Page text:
Book | Chapter
Edith Stein and "secretum meum mihi"
are religious conversions necessarily private?
When asked for an explanation of her conversion Edith Stein remarked to a good friend, secretum meum mihi, "my secret is mine." In some philosophers like St. Augustine there is a trajectory that has a philosophical logic. Augustine recounts his move from skepticism to Platonism as a kind of logical move. Following Platonism leads to Christianity as a kind of reasonable next step. Although some trajectories can be detected in Stein's development, they are not discursively neat when compared to someone like Augustine. Stein's own niece claims to be baffled no small amount despite Edith recording that she explained herself to her. This paper begins with similar puzzlement. It looks at Stein's writings and life to determine the nature of her conversion and what is revealed publically and what is not and perhaps cannot be publically revealed. The paper also explores the prior use of the secretum formula as a possible explanation about the limits and dangers of describing human and divine interaction. Finally, it will close with a consideration of Stein's Science and the Cross in an effort to show that Stein's explanation of the life and thought of St. John of the Cross in many ways mirrors both the potential for publicly speaking about an interior life and the necessary limitations that accompany such an attempt.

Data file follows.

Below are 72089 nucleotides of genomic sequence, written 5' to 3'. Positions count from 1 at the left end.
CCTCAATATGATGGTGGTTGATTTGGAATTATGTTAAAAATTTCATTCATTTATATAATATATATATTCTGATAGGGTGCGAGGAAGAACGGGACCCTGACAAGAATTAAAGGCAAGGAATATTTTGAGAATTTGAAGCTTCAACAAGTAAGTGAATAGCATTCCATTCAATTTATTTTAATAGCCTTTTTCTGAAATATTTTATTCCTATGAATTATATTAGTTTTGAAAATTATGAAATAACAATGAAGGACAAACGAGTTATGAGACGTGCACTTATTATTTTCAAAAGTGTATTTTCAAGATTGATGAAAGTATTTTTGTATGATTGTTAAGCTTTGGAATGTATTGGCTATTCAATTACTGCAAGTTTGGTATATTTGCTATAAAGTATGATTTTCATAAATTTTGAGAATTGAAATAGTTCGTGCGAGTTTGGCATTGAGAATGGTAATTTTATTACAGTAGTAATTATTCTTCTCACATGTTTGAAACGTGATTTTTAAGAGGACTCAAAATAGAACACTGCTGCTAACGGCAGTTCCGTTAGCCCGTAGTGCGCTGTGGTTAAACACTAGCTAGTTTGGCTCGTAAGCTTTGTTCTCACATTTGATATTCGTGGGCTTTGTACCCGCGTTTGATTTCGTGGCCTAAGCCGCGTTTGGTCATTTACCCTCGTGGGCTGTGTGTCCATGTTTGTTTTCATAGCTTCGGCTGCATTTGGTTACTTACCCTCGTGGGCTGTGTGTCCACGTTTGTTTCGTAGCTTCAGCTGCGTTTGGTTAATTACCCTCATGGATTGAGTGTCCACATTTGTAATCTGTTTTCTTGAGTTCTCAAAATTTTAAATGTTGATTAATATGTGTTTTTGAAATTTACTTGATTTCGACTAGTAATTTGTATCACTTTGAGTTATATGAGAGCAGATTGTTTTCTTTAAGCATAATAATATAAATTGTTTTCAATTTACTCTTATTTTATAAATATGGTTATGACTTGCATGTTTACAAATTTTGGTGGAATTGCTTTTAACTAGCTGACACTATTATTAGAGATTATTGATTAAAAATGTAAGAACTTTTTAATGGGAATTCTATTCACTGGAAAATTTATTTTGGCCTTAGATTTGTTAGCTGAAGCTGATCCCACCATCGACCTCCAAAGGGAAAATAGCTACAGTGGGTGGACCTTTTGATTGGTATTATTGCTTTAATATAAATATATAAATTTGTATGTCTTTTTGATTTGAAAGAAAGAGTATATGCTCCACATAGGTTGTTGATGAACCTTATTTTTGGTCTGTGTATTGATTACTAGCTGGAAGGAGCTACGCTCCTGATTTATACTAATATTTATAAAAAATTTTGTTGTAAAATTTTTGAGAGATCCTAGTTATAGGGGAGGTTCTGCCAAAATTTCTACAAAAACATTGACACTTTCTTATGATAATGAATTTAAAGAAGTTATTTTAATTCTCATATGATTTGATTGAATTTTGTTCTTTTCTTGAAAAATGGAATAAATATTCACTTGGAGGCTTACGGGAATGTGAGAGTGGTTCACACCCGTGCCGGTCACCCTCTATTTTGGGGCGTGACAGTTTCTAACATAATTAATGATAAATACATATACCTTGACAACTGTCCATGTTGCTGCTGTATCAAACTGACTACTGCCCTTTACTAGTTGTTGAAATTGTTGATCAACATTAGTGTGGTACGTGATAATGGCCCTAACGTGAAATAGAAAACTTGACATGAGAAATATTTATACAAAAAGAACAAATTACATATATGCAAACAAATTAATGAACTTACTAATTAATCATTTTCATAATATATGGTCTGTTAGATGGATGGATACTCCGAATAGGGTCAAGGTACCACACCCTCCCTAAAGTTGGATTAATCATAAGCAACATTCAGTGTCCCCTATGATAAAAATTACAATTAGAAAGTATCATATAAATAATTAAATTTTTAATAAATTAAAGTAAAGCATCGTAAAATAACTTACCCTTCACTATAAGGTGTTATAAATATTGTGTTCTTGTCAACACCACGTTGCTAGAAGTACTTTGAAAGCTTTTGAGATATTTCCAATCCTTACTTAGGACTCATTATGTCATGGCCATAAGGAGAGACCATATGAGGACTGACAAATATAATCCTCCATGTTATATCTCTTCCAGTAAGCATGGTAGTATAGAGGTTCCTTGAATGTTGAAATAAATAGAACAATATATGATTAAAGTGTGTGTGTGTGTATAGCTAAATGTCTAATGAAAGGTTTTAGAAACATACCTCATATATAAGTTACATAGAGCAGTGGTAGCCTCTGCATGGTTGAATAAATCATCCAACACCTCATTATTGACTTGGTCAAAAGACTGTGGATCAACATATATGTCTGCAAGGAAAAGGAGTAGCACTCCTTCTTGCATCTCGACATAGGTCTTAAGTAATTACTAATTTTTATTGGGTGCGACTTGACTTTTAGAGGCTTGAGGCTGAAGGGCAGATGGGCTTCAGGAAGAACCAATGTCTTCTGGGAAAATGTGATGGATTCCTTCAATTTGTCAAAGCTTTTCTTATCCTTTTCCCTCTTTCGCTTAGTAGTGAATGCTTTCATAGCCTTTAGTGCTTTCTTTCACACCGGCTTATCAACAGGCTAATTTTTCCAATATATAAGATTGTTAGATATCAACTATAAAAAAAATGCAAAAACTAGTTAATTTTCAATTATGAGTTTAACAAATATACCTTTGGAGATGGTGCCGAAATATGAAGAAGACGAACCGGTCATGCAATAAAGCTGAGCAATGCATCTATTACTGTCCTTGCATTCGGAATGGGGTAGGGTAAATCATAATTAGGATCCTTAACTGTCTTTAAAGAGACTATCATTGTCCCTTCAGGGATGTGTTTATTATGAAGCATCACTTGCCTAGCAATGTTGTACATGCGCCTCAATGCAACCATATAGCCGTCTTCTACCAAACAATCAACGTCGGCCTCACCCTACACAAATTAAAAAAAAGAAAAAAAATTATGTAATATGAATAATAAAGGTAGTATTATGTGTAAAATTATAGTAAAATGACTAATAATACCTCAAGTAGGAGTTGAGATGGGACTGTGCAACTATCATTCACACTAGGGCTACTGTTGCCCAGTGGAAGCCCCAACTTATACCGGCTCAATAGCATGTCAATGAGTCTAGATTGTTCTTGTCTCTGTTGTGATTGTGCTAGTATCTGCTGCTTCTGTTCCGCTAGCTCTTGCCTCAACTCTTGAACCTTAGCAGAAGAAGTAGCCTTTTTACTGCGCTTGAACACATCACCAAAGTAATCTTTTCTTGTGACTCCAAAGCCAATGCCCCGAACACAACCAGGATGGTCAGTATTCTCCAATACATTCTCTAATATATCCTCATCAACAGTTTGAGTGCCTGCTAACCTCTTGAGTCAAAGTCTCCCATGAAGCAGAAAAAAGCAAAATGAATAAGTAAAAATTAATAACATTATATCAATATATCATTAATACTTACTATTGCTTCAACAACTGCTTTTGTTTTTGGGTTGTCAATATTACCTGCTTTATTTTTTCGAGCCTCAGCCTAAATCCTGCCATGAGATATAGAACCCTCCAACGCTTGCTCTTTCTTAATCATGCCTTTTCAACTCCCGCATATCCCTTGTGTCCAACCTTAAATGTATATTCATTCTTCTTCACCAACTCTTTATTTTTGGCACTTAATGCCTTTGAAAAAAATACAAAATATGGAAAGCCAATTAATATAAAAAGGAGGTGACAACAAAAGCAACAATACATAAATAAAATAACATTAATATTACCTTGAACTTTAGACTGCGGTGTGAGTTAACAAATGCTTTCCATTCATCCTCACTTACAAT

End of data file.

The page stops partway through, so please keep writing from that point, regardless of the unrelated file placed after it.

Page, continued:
Calcagno Antonio (2016) Edith Stein: women, social- political philosophy, theology, metaphysics and public history: New approaches and applications. Dordrecht, Springer.
Casey Ken (2016) „Edith Stein and "secretum meum mihi": are religious conversions necessarily private?“, In: A. Calcagno (ed.), Edith Stein: women, social- political philosophy, theology, metaphysics and public history, Dordrecht, Springer, 253–266.